The plans arrived a few days later with the materials list. I ordered all the epoxy, glass, and miscellaneous materials on line and made a quick trip to Houston (I live in San Antonio) to get the BS 1088 Okoume plywood (the stuff is absolutely beautiful by the way). The first order of business was lofting, which I had heard of, but never tried, and I soon found out that the hardest part of it was switching the brain into the "lofting" mode of feet, inches, and eighths. I have wondered why this convention is used instead of what I call plain old measurements, and I'm sure someone smarter than me, somewhere, came up with it.

Anyway, after one form I was in full lofting mode and quickly completed all eight forms on 3/4" particle board. The transom was lofted on to 9mm ply. The sawdust was flying from my circular saw soon thereafter and before I knew it I had a nice stack of forms. On to the next step... the strong back. Since I already had one from the other boats, I just had to reassemble it. That's when I found out it was a foot and half too short, so I cobbled an extension together and screwed her on, bringing it to proper length.

Particle board forms

Then I marked off my form measurements and began assembling all of the forms on to the strong back. I wanted everything mounted, and leveled so I could use my eyeball to see if I had made any errors in the lofting process. It appears I had everything right, so the next move was to start cutting out the knees and bulkheads. With height measurements garnered from the plans, I temporarily nailed the
6 mm ply to the forms and, per the instructions, used a router with a flush cut bit to cut the forms out. I used a 1 ¼" hole saw to cut out a "mouse hole" for the water to drain through.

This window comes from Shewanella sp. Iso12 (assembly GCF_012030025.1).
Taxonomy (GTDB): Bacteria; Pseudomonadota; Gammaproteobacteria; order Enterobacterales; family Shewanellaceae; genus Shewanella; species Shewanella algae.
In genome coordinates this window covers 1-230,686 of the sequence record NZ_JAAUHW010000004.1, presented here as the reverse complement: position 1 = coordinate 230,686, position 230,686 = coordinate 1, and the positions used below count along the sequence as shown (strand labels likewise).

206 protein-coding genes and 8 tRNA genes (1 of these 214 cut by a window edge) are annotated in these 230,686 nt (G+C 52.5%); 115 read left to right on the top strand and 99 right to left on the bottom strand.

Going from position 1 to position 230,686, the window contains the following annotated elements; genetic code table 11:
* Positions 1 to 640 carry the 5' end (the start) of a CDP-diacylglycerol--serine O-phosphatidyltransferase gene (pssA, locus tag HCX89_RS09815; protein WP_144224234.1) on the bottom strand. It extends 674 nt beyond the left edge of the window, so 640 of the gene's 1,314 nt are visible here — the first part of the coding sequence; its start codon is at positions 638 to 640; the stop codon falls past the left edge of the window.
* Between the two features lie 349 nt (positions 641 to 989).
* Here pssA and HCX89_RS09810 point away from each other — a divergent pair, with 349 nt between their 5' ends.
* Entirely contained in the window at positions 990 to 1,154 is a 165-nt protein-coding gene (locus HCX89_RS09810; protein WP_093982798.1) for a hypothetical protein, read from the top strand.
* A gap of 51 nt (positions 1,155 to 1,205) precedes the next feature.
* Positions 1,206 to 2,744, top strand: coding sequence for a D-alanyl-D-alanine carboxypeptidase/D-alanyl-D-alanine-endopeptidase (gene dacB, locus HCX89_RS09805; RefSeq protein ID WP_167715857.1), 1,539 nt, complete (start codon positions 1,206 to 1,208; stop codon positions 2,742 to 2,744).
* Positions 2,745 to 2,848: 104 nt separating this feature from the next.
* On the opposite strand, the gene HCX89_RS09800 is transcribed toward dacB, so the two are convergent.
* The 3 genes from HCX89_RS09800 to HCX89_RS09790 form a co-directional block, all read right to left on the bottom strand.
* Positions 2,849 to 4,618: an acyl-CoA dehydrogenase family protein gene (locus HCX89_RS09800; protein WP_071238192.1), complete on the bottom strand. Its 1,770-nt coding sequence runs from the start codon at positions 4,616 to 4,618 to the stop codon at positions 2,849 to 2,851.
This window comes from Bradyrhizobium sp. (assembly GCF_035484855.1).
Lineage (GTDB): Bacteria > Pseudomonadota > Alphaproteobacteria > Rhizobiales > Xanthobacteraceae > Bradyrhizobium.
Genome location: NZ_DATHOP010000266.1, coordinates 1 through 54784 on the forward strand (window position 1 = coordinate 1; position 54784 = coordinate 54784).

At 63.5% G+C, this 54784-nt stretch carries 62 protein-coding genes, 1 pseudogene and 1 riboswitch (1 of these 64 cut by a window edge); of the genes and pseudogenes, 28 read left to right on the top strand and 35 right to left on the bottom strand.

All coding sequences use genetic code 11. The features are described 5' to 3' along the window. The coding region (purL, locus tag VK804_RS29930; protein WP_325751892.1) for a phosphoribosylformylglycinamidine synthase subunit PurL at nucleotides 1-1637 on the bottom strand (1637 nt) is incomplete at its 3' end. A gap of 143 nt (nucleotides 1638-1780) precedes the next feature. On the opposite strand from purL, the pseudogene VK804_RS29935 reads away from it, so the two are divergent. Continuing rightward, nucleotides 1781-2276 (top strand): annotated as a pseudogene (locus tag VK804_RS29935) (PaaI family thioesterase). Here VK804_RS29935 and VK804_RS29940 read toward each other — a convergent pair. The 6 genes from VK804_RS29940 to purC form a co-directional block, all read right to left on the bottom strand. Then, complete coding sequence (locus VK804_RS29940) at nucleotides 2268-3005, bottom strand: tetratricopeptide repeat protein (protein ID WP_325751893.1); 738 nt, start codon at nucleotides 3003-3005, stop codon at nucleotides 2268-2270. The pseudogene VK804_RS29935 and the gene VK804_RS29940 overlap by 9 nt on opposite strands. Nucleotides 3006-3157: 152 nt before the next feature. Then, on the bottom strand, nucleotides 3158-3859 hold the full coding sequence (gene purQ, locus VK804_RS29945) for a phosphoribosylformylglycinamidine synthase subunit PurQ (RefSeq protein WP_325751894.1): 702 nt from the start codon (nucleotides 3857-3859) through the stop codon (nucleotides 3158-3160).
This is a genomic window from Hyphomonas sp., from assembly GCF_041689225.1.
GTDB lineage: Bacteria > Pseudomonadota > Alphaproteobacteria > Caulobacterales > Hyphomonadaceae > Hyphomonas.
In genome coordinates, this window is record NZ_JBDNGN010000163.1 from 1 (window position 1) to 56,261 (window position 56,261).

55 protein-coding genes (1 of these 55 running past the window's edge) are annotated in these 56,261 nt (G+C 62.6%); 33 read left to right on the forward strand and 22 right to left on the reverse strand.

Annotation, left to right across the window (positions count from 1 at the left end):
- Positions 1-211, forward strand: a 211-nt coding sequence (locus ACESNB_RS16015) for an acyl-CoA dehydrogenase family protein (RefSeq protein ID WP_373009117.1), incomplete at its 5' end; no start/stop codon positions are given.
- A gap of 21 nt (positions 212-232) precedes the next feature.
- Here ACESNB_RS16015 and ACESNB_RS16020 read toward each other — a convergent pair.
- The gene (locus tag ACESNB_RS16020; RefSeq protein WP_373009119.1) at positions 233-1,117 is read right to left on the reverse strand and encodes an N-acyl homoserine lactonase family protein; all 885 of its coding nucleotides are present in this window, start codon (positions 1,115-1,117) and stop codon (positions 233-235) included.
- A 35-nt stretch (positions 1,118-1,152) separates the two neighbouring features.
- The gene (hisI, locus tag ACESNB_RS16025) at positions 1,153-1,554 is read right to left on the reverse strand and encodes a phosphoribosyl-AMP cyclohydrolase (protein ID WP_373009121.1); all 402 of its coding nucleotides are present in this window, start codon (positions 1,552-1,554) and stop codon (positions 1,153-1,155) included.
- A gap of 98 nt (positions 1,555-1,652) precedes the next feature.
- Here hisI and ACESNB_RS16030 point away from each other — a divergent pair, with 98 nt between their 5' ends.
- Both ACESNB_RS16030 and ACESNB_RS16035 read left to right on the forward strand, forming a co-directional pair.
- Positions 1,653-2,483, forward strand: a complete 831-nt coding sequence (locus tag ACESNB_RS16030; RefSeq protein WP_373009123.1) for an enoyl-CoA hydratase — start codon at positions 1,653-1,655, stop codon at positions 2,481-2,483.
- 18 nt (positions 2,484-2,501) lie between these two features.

Mouse hole

The next step was lofting the stem on scrap ply to make a template. Then I temporarily mounted it to do another eyeball measurement. Things looked good there, so I epoxied two 9mm scrap pieces together for the final stem. Once dry, I traced the template and cut out the final product. In addition, per the instructions, I put a bevel on the sides using my trusty Shintu rasp.

Beveled sides

Beveling the stem will allow the planking to lie flush against it. I also left about a quarter inch flat on the leading edge. For the final mounting, the temporary vertical mounting form was cut short of the where the garboard mounts to the stem.

Along side of this process, I was also putting the transom unit together. Form 8 has two braces mounted via cleats, epoxy fillets, and tape. These braces are also glued to the transom in the same manner, and they also set the angle of the transom. The exact angle escapes me, but as suspected, the transom angles towards the front of the boat from top to bottom as viewed from the side. With the transom mounted it is now time to start splicing the 9mm ply together to form the bottom.


Although David is a fan of using the belt sander method as shown in his video, I am trying a method that uses a jig and circular saw.

Transom mounted

The jury is still out on the effectiveness of this technique. I did find out though on the first few tries that my jig guide strip was too deep, causing the body of the saw to rock on it, naturally resulting in a wavy cut. Right now the strip is ¾" deep, so I plan on knocking it down to about 3/8". With the problem identified, I look forward to making the necessary adjustments on my jig this weekend, and taking another shot at this splicing stuff. I'll let you know how things turn out.

David Nichol's Lutra Laker plans are at Duckworks. Click Here.